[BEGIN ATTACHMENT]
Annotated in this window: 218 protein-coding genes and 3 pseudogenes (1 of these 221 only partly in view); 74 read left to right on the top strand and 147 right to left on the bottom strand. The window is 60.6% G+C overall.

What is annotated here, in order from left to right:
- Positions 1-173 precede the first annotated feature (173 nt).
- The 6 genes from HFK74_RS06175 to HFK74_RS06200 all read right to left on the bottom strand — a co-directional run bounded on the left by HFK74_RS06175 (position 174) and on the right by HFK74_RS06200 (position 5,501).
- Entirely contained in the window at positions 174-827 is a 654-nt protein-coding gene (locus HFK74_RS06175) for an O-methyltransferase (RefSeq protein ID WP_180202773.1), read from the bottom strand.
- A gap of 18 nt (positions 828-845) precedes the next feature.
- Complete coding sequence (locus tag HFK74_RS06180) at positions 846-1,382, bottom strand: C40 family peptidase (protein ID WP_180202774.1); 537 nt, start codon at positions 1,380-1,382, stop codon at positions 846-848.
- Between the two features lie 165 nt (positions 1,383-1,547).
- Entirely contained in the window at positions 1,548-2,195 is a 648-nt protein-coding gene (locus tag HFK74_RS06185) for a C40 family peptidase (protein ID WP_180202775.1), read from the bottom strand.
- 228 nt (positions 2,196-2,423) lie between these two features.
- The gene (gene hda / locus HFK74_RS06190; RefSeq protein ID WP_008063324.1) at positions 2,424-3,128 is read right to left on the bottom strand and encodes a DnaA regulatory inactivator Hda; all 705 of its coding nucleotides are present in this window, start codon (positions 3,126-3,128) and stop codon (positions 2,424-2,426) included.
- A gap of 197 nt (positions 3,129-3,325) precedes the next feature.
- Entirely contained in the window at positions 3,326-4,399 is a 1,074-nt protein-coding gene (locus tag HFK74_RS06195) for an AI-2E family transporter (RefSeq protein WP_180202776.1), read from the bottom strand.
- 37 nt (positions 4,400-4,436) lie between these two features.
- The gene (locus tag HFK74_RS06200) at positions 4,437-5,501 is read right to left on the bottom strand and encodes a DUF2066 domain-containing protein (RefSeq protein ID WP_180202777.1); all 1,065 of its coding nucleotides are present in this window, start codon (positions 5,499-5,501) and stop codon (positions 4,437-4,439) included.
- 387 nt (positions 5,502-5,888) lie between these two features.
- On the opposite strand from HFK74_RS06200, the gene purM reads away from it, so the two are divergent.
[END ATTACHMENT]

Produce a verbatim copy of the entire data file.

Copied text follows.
Annotated in this window: 218 protein-coding genes and 3 pseudogenes (1 of these 221 only partly in view); 74 read left to right on the top strand and 147 right to left on the bottom strand. The window is 60.6% G+C overall.

What is annotated here, in order from left to right:
- Positions 1-173 precede the first annotated feature (173 nt).
- The 6 genes from HFK74_RS06175 to HFK74_RS06200 all read right to left on the bottom strand — a co-directional run bounded on the left by HFK74_RS06175 (position 174) and on the right by HFK74_RS06200 (position 5,501).
- Entirely contained in the window at positions 174-827 is a 654-nt protein-coding gene (locus HFK74_RS06175) for an O-methyltransferase (RefSeq protein ID WP_180202773.1), read from the bottom strand.
- A gap of 18 nt (positions 828-845) precedes the next feature.
- Complete coding sequence (locus tag HFK74_RS06180) at positions 846-1,382, bottom strand: C40 family peptidase (protein ID WP_180202774.1); 537 nt, start codon at positions 1,380-1,382, stop codon at positions 846-848.
- Between the two features lie 165 nt (positions 1,383-1,547).
- Entirely contained in the window at positions 1,548-2,195 is a 648-nt protein-coding gene (locus tag HFK74_RS06185) for a C40 family peptidase (protein ID WP_180202775.1), read from the bottom strand.
- 228 nt (positions 2,196-2,423) lie between these two features.
- The gene (gene hda / locus HFK74_RS06190; RefSeq protein ID WP_008063324.1) at positions 2,424-3,128 is read right to left on the bottom strand and encodes a DnaA regulatory inactivator Hda; all 705 of its coding nucleotides are present in this window, start codon (positions 3,126-3,128) and stop codon (positions 2,424-2,426) included.
- A gap of 197 nt (positions 3,129-3,325) precedes the next feature.
- Entirely contained in the window at positions 3,326-4,399 is a 1,074-nt protein-coding gene (locus tag HFK74_RS06195) for an AI-2E family transporter (RefSeq protein WP_180202776.1), read from the bottom strand.
- 37 nt (positions 4,400-4,436) lie between these two features.
- The gene (locus tag HFK74_RS06200) at positions 4,437-5,501 is read right to left on the bottom strand and encodes a DUF2066 domain-containing protein (RefSeq protein ID WP_180202777.1); all 1,065 of its coding nucleotides are present in this window, start codon (positions 5,499-5,501) and stop codon (positions 4,437-4,439) included.
- 387 nt (positions 5,502-5,888) lie between these two features.
- On the opposite strand from HFK74_RS06200, the gene purM reads away from it, so the two are divergent.